Gillibrand Joins Bipartisan Call On Trump Administration To Raise SBA’s PPP Non-Payroll Forgiveness Cap
After Months Of Closure Or Limited Business, Small Businesses Across The Country Are Struggling To Pay Rent, Utilities, And Mortgages; Senators’ Push Would Allow Small Businesses To Spend Up To 50% Of PPP Loan Proceeds On Allowed Non-Payroll Expenses
U.S. Senator Kirsten Gillibrand today joined a bipartisan group of senators to urge the Trump Administration to raise the Paycheck Protection Program’s (PPP) non-payroll forgiveness cap from 25% to 50%. PPP loans allow loan proceeds used towards payroll, utilities, mortgage interest, and rent payments to be forgiven when at least 75% of the loan is spent on payroll. In a letter sent to U.S. Treasury Secretary Steven Mnuchin and Small Business Administrator Jovita Carranza, Gillibrand and her colleagues called for the forgiveness cap to be raised in order to allow small businesses to spend up to 50% of the loan proceeds on the statutorily allowed non-payroll expenses such as rent, utilities and mortgage interest payments.
“With many small businesses unable to meet their basic expenses, it’s critical that this administration do everything possible to keep these businesses from permanently shutting their doors,” said Senator Gillibrand. “Increasing the threshold for non-payroll expenses will help our small businesses keep their workers employed and make their rent and utility payments. I’m proud that access to this loan forgiveness was included in the CARES Act and I will continue fighting to ensure that these programs work for those in need.”
The full text of the letters can be found here and below.
Dear Secretary Mnuchin and Administrator Carranza:
Thank you for your tireless work in developing and implementing the Coronavirus Aid, Relief and Economic Security (CARES) Act. This critical legislation has bolstered our country’s defense against COVID 19 and provided a critical lifeline for businesses struggling to keep their doors open. We commend your efforts to make the Paycheck Protection Program (PPP) and Economic Interruption Disaster Loans (EIDL) as effective as possible.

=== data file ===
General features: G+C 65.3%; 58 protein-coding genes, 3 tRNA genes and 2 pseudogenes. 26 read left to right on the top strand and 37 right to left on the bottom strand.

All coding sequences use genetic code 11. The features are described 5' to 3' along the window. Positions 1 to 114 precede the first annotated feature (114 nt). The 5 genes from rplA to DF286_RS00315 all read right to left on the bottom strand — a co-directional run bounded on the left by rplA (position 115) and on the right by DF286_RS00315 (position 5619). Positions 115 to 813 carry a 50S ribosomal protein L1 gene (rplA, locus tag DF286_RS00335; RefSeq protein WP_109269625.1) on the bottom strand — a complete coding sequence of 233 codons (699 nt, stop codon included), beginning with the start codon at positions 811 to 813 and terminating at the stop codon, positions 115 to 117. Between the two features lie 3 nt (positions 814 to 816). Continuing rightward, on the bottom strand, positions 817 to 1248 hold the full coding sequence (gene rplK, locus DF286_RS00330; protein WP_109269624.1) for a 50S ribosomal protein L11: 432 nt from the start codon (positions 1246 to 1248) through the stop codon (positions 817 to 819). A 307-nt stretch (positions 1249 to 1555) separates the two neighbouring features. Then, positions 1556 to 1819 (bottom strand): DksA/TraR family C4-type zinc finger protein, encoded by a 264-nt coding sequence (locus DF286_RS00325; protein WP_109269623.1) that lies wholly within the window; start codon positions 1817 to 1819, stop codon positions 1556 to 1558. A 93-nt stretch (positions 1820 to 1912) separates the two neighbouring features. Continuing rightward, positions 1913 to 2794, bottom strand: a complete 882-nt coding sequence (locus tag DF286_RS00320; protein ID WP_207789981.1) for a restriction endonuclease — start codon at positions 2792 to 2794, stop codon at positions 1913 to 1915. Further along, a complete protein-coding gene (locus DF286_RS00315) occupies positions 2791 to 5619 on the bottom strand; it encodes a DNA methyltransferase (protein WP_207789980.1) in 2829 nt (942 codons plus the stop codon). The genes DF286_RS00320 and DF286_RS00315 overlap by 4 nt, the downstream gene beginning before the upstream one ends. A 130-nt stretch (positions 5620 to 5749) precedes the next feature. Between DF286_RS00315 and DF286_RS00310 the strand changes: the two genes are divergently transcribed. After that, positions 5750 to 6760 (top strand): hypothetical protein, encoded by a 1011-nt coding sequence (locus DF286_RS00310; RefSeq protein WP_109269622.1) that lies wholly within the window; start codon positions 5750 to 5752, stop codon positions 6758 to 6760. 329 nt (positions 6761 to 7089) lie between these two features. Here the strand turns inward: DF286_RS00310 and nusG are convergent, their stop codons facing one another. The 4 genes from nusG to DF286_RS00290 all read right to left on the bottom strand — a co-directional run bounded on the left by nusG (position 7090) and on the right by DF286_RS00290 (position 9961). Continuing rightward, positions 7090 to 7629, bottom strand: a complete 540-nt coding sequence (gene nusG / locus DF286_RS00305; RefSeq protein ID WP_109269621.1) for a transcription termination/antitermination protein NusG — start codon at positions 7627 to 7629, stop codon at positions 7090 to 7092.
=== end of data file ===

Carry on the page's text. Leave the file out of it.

As you know, the CARES Act provided a path to loan forgiveness for funds spent on payroll and other statutorily defined covered business expenses, conditioned upon business retaining or rehiring employees. These provisions incentivize business owners to keep their employees, providing steady income for millions of Americans and limiting start-up costs after the pandemic. However, the Small Business Administration (SBA) and Department of Treasury have created other conditions for loan forgiveness. Specifically, regulations require that at least 75 percent of a PPP loan be spent on payroll, leaving no more than 25 percent to go toward the additional covered business expenses identified in the statute.
The 25 percent threshold is problematic for several business sectors, especially those whose mortgage, rent, or utility payments constitute a large portion of fixed monthly expenses. If they are unable to cover these expenses, they will have to decide between keeping their doors open, at personal financial risk, or closing shop and laying off employees. These are businesses that will not recover. Such an outcome would result in mass layoffs that would shift more Americans onto unemployment, presenting significant long-term costs to families, businesses, and states.
We ask that you exercise the power of your respective offices to ensure all business sectors are able to spend up to 50 percent of the loan proceeds on the statutorily allowed non-payroll expenses. Access to loan forgiveness was a critical component of the CARES Act, and making it as effective as possible will help further the CARES Act’s goal of supporting small businesses while keeping American workers employed.
Our offices stand ready to work with you in ensuring the full recovery of the U.S. economy and that the implementation of the CARES Act is equitable to all covered business sectors. Please do not hesitate to contact us if we can assist in any way.
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